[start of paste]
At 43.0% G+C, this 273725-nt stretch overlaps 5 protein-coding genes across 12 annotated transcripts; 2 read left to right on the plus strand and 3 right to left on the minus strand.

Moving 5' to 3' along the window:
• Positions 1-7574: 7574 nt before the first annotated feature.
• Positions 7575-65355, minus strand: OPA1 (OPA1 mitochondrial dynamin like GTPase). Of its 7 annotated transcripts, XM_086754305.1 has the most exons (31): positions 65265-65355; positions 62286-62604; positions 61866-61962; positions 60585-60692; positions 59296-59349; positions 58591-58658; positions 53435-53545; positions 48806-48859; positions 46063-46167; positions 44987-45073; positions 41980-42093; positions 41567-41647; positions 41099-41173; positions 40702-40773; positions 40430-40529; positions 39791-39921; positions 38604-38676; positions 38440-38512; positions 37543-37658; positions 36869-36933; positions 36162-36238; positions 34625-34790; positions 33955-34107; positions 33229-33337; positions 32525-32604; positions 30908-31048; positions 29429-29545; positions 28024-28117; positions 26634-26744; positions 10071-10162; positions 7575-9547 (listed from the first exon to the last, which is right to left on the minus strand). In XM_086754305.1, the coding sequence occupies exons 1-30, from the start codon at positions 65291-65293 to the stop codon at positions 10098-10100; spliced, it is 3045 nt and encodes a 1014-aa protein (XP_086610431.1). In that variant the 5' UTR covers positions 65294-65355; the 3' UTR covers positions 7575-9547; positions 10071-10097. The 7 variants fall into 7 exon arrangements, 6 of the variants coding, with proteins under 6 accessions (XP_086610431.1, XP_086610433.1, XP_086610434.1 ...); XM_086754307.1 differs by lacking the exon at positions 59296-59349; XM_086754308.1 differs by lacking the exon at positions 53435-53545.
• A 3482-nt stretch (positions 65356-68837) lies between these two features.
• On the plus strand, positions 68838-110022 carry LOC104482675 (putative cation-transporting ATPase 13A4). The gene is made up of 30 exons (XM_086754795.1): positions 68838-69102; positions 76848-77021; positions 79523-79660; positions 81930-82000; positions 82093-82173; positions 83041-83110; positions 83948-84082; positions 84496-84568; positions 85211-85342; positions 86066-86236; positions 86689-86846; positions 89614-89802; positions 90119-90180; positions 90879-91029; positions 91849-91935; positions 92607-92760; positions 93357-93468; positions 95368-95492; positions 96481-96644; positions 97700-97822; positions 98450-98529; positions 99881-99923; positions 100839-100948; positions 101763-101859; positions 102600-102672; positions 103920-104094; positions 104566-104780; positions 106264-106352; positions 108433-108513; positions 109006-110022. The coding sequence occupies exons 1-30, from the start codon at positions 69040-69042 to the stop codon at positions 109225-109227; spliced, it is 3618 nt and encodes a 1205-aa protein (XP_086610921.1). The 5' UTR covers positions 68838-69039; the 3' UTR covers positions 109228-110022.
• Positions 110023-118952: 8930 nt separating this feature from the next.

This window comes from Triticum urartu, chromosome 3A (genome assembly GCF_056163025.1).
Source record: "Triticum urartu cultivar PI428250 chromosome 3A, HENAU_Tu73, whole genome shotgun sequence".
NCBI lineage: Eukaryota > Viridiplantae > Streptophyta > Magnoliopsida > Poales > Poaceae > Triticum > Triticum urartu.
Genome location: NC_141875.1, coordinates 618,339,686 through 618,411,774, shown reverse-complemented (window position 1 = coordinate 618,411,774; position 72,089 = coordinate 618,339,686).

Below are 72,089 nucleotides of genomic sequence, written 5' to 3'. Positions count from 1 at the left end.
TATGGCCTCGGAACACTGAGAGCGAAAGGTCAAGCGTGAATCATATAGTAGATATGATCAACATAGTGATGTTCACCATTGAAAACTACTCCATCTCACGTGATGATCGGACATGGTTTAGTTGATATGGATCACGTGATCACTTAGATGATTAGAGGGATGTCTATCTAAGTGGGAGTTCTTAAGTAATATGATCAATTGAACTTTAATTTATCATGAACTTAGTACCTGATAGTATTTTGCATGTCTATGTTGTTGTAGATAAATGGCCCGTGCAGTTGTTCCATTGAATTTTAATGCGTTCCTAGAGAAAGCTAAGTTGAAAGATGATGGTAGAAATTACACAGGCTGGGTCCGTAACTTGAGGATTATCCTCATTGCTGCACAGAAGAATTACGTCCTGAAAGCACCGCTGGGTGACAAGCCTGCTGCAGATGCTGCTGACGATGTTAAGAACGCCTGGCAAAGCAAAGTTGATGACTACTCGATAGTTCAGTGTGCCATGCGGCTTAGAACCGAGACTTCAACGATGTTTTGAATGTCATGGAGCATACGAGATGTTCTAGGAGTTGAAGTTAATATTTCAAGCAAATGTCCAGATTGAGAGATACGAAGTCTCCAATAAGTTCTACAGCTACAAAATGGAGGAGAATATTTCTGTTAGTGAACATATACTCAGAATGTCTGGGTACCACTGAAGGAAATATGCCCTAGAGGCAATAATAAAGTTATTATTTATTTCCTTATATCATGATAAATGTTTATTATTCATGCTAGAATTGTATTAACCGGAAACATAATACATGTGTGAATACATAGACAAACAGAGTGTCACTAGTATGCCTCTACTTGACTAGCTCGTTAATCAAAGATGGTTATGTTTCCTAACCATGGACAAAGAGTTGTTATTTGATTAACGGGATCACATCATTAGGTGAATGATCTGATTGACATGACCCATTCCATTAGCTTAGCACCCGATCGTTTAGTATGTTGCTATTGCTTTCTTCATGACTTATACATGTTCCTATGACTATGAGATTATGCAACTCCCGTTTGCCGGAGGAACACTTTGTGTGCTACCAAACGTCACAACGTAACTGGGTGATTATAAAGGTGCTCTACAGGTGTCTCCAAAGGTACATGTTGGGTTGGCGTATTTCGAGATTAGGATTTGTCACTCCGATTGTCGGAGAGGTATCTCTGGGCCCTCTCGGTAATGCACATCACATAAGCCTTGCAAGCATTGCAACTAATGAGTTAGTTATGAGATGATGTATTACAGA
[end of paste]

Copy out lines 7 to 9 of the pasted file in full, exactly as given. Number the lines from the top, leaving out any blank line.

• Positions 110023-118952: 8930 nt separating this feature from the next.

This window comes from Triticum urartu, chromosome 3A (genome assembly GCF_056163025.1).
Source record: "Triticum urartu cultivar PI428250 chromosome 3A, HENAU_Tu73, whole genome shotgun sequence".